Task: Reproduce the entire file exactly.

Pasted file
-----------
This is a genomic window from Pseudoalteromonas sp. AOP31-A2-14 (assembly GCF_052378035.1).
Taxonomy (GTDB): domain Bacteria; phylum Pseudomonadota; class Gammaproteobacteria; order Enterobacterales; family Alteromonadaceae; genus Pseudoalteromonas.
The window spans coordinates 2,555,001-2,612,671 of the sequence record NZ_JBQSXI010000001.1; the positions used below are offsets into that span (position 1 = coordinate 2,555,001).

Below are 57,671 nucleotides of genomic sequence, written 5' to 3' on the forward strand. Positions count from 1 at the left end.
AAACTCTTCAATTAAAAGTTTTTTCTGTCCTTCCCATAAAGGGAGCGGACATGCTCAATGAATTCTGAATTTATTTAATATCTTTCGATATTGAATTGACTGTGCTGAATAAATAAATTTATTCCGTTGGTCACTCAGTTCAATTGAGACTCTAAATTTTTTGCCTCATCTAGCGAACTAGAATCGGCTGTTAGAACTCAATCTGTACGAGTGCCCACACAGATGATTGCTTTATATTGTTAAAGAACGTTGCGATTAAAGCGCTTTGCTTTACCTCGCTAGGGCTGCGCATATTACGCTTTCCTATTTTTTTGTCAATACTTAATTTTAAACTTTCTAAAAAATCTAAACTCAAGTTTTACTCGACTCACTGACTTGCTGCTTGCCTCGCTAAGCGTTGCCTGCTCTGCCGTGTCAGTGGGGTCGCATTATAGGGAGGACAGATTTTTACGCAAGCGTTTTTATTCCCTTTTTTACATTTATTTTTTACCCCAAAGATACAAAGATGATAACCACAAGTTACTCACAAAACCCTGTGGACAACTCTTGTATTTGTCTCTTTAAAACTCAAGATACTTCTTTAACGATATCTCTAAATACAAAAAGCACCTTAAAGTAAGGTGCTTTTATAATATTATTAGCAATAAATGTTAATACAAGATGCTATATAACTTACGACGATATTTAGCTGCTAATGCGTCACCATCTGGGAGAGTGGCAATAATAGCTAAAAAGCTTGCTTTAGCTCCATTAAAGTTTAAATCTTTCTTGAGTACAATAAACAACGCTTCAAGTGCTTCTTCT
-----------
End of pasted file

This is a genomic window from Pseudoalteromonas sp. AOP31-A2-14 (assembly GCF_052378035.1).
Taxonomy (GTDB): domain Bacteria; phylum Pseudomonadota; class Gammaproteobacteria; order Enterobacterales; family Alteromonadaceae; genus Pseudoalteromonas.
The window spans coordinates 2,555,001-2,612,671 of the sequence record NZ_JBQSXI010000001.1; the positions used below are offsets into that span (position 1 = coordinate 2,555,001).

Below are 57,671 nucleotides of genomic sequence, written 5' to 3' on the forward strand. Positions count from 1 at the left end.
AAACTCTTCAATTAAAAGTTTTTTCTGTCCTTCCCATAAAGGGAGCGGACATGCTCAATGAATTCTGAATTTATTTAATATCTTTCGATATTGAATTGACTGTGCTGAATAAATAAATTTATTCCGTTGGTCACTCAGTTCAATTGAGACTCTAAATTTTTTGCCTCATCTAGCGAACTAGAATCGGCTGTTAGAACTCAATCTGTACGAGTGCCCACACAGATGATTGCTTTATATTGTTAAAGAACGTTGCGATTAAAGCGCTTTGCTTTACCTCGCTAGGGCTGCGCATATTACGCTTTCCTATTTTTTTGTCAATACTTAATTTTAAACTTTCTAAAAAATCTAAACTCAAGTTTTACTCGACTCACTGACTTGCTGCTTGCCTCGCTAAGCGTTGCCTGCTCTGCCGTGTCAGTGGGGTCGCATTATAGGGAGGACAGATTTTTACGCAAGCGTTTTTATTCCCTTTTTTACATTTATTTTTTACCCCAAAGATACAAAGATGATAACCACAAGTTACTCACAAAACCCTGTGGACAACTCTTGTATTTGTCTCTTTAAAACTCAAGATACTTCTTTAACGATATCTCTAAATACAAAAAGCACCTTAAAGTAAGGTGCTTTTATAATATTATTAGCAATAAATGTTAATACAAGATGCTATATAACTTACGACGATATTTAGCTGCTAATGCGTCACCATCTGGGAGAGTGGCAATAATAGCTAAAAAGCTTGCTTTAGCTCCATTAAAGTTTAAATCTTTCTTGAGTACAATAAACAACGCTTCAAGTGCTTCTTCT